Using public wifi is convenient and free. Sounds great, right? Think again. You might be saving money on your mobile data plan but it could end up costing you your privacy.
What is public Wifi
Public wifi is found at most airports, hotels, libraries or local coffee shops. Establishments that offer public wifi permit you to use their internet connection to access the internet. Many of these establishments require you to enter a security code prior to accessing the public wifi network. The security code is often provided by asking an employee of the establishment or it may be posted near the front desk or check-out counter. Public wifi is similar to the wifi network you use at your home except that you do not control who gains access to the network. This means that you and anyone else in the vicinity can join and use the network. including hackers.
The greatest risk of using public wifi is a man-in-the-middle, MITM attack. A MITM attack exactly as it sounds. Someone inserts himself in to the middle of your connection with the network, your email communications, your web browsing, or more.
One type of MITM attack is wifi eavesdropping. This is accomplished by the hacker cloning a public wifi network. It looks just like the legitimate one and may even have the same network ID, or name. He may even boost the strength of the network so it is the strongest one in the area. The goal is to confuse you in to joining his malicious network as opposed to the legitimate one. Once you are connected he could install malware, software with malicious intent, on to your device. He could monitor or store your traffic including your login credentials. Wifi eavesdropping is difficult to detect. It is very difficult to determine which available wifi network is malicious and which is legitimate by picking from a list of available wifi networks. One potential warning sign of wifi eavesdropping is viewing two available wifi networks with the same name or similar names.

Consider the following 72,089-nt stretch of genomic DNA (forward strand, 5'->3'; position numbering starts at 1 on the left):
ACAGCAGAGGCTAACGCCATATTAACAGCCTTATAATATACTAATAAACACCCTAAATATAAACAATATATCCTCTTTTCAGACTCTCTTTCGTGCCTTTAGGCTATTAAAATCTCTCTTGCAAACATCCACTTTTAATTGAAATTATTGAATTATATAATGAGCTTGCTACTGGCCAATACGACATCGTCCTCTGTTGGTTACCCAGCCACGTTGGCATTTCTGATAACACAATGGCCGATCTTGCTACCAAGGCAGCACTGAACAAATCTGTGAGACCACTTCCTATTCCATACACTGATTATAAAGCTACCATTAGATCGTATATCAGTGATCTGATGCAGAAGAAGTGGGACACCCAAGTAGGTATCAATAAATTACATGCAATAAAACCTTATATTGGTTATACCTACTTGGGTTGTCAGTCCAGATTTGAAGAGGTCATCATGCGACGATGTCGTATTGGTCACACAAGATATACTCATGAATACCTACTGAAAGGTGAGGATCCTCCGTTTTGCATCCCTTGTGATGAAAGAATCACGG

Anyone in the vicinity of the public wifi network can join the network. This includes hackers. A hacker may join the public network and launch an email hijacking man-in-the-middle attack against you. This enables a hacker to secretly relay or alter communications between two parties. You may think you are communicating with your office, but you are actually communicating with the hacker. Perhaps you are waiting for wire transfer instructions from your title company. The hacker can intercept the email and send you different wire transfer instructions. Except these instructions send your money to his bank account as opposed to the title company.
Another type of MITM attack is session hijacking. You are using public wifi and have logged in to your bank account. You think everything is fine. What you don’t know is that a hacker has your login credentials which were obtained by stealing your browser cookies. Now the hacker can steal your identity and log in to your account.
Shoulder surfing is not a MITM attack but it is still a credible risk when using public wifi. No fancy technology is required with shoulder surfing. It is exactly as it sounds. While you are working away on your laptop, someone has strategically placed himself in view of your monitor. Now he can observe or record, on his smartphone, everything you are doing on your laptop.
Here are a few things you can do to reduce your risk.
• If there are two available wifi networks with the same name avoid the both of them.
• Disable the auto-connect to available wifi networks on your device. You should have to choose the wifi network that you want to use.
• Use your mobile phone as a personal hotspot, if available. Contact your mobile phone carrier for additional information.
• Purchase a mobile hotspot device to use when out of the office. These are available through mobile phone carriers.
• Use a VPN, virtual private network, when you must use public wifi.
• Use a privacy screen on your laptop or tablet.